of the other systems. Which of these tools do you utilize the most or which
ones are you now more interested in learning after watching this video? Let
me know in the comments. We’ll talk more about everything analytics in the coming
weeks. I look forward to seeing you back here.


  1. What would you recommend for me if I´m just starting to get involved into analytics. Should I start with Data Visualisation tools or with Data Analytics tools? Both at the same time?
    Thank you Jen!

  2. Thank you so much, I am learning SQL and have math background, but you did not mention SQL .Did I make wrong choice of analytics tools?

  3. Learn more about the key analytics skills and tools needed to become a data analyst. I've written an extensive guide to building the right skills and finding a data analyst job that's a great fit for you:

  4. "SQL" because it just works :). But all depends on what you try to query. Mostly I prefer to insert any kind of data source into tables (in database) and query them with SQL afterwards. I really should get my head on python with panda (or other plugin) to get faster results with csv files for instance… but I hate python syntax :/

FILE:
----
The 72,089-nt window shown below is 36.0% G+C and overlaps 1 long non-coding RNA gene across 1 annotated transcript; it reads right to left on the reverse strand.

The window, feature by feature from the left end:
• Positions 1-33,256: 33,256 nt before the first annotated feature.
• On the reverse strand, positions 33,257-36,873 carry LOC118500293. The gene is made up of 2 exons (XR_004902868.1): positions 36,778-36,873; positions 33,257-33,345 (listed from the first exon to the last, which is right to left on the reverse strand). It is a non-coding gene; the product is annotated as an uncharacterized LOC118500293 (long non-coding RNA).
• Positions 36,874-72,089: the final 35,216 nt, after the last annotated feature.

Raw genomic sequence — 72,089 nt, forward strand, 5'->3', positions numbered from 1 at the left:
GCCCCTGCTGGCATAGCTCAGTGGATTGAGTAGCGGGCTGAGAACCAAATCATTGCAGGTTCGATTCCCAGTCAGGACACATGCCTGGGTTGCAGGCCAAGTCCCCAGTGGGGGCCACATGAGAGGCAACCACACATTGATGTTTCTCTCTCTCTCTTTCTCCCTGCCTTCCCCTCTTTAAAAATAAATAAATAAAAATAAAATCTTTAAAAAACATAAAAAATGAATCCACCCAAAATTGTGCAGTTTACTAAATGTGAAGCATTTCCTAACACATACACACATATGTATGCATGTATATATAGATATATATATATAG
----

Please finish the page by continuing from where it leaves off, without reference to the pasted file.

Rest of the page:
5. Do you have a video on the best learning tools for learning these languages? I’m wanting to transition into this area of work from biotech field, and I’ve self taught R and SQL from datacamp. What should my next step be? Do you have an opinion about datacamp in particular? I’m also brushing up on Excel 🙂 . Looking for career guidance. Thanks Jen!

  6. What analytical methods would you use to determine what the company is selling and not selling in the Wholesale industry? (Back story) its a new role in the company and they want to have someone find trends and patterns through their data and turn it into actionable decision making. Currently, they are using NetSuite ERP, Excel and SQL. Any insights on tips or tricks would be greatly appreciated. I start at the end of the month. And are you apart of the IIBA community? Great videos. Thank you.

  7. Thanks for your video and I recently decided to become a data analyst.

    Short summary based on my understanding below:
    Top 4 analytical tool you need to learn

    From the number of high to low demanding job vacancies:

    Python: easier to learn and lots of documentation for it

    R: more complex. a really basic language. Lots of codes.

    SAS: a majority usage of 95% in healthcare and banking. Skills of SQL can be transformed very well into that of SAS.

    Excel: when working with small amounts of data